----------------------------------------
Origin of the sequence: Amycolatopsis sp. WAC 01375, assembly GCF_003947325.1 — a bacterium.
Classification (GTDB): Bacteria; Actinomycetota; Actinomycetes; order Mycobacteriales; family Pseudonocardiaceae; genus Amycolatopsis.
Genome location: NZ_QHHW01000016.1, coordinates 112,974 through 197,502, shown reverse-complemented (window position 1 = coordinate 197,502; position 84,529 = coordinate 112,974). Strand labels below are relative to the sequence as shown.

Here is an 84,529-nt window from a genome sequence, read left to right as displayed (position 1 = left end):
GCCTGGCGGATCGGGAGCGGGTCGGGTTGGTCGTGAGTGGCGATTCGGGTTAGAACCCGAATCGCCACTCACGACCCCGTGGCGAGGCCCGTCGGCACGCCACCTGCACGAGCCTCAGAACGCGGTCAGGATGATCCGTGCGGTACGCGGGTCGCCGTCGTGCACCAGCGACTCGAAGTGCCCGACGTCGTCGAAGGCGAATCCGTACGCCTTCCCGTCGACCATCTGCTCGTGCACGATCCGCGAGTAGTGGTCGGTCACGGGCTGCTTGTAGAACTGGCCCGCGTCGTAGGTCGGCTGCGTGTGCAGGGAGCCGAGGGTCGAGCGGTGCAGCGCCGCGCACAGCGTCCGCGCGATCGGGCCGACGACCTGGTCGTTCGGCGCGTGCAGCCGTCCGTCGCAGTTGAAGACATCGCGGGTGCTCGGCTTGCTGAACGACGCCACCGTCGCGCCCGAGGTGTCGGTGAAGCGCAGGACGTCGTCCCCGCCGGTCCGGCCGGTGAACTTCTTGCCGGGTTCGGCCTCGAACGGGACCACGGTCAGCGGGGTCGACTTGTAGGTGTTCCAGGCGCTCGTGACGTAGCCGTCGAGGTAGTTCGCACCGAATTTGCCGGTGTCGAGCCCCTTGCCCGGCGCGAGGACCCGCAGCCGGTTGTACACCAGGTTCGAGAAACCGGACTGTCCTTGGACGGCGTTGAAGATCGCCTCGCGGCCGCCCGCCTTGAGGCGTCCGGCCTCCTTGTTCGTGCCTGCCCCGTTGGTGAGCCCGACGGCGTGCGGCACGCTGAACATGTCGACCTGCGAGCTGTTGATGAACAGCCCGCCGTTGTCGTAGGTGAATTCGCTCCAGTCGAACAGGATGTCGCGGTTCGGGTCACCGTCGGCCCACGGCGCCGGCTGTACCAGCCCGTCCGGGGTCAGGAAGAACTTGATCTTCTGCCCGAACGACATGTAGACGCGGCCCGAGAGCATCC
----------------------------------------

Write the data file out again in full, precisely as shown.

Origin of the sequence: Amycolatopsis sp. WAC 01375, assembly GCF_003947325.1 — a bacterium.
Classification (GTDB): Bacteria; Actinomycetota; Actinomycetes; order Mycobacteriales; family Pseudonocardiaceae; genus Amycolatopsis.
Genome location: NZ_QHHW01000016.1, coordinates 112,974 through 197,502, shown reverse-complemented (window position 1 = coordinate 197,502; position 84,529 = coordinate 112,974). Strand labels below are relative to the sequence as shown.

Here is an 84,529-nt window from a genome sequence, read left to right as displayed (position 1 = left end):
GCCTGGCGGATCGGGAGCGGGTCGGGTTGGTCGTGAGTGGCGATTCGGGTTAGAACCCGAATCGCCACTCACGACCCCGTGGCGAGGCCCGTCGGCACGCCACCTGCACGAGCCTCAGAACGCGGTCAGGATGATCCGTGCGGTACGCGGGTCGCCGTCGTGCACCAGCGACTCGAAGTGCCCGACGTCGTCGAAGGCGAATCCGTACGCCTTCCCGTCGACCATCTGCTCGTGCACGATCCGCGAGTAGTGGTCGGTCACGGGCTGCTTGTAGAACTGGCCCGCGTCGTAGGTCGGCTGCGTGTGCAGGGAGCCGAGGGTCGAGCGGTGCAGCGCCGCGCACAGCGTCCGCGCGATCGGGCCGACGACCTGGTCGTTCGGCGCGTGCAGCCGTCCGTCGCAGTTGAAGACATCGCGGGTGCTCGGCTTGCTGAACGACGCCACCGTCGCGCCCGAGGTGTCGGTGAAGCGCAGGACGTCGTCCCCGCCGGTCCGGCCGGTGAACTTCTTGCCGGGTTCGGCCTCGAACGGGACCACGGTCAGCGGGGTCGACTTGTAGGTGTTCCAGGCGCTCGTGACGTAGCCGTCGAGGTAGTTCGCACCGAATTTGCCGGTGTCGAGCCCCTTGCCCGGCGCGAGGACCCGCAGCCGGTTGTACACCAGGTTCGAGAAACCGGACTGTCCTTGGACGGCGTTGAAGATCGCCTCGCGGCCGCCCGCCTTGAGGCGTCCGGCCTCCTTGTTCGTGCCTGCCCCGTTGGTGAGCCCGACGGCGTGCGGCACGCTGAACATGTCGACCTGCGAGCTGTTGATGAACAGCCCGCCGTTGTCGTAGGTGAATTCGCTCCAGTCGAACAGGATGTCGCGGTTCGGGTCACCGTCGGCCCACGGCGCCGGCTGTACCAGCCCGTCCGGGGTCAGGAAGAACTTGATCTTCTGCCCGAACGACATGTAGACGCGGCCCGAGAGCATCC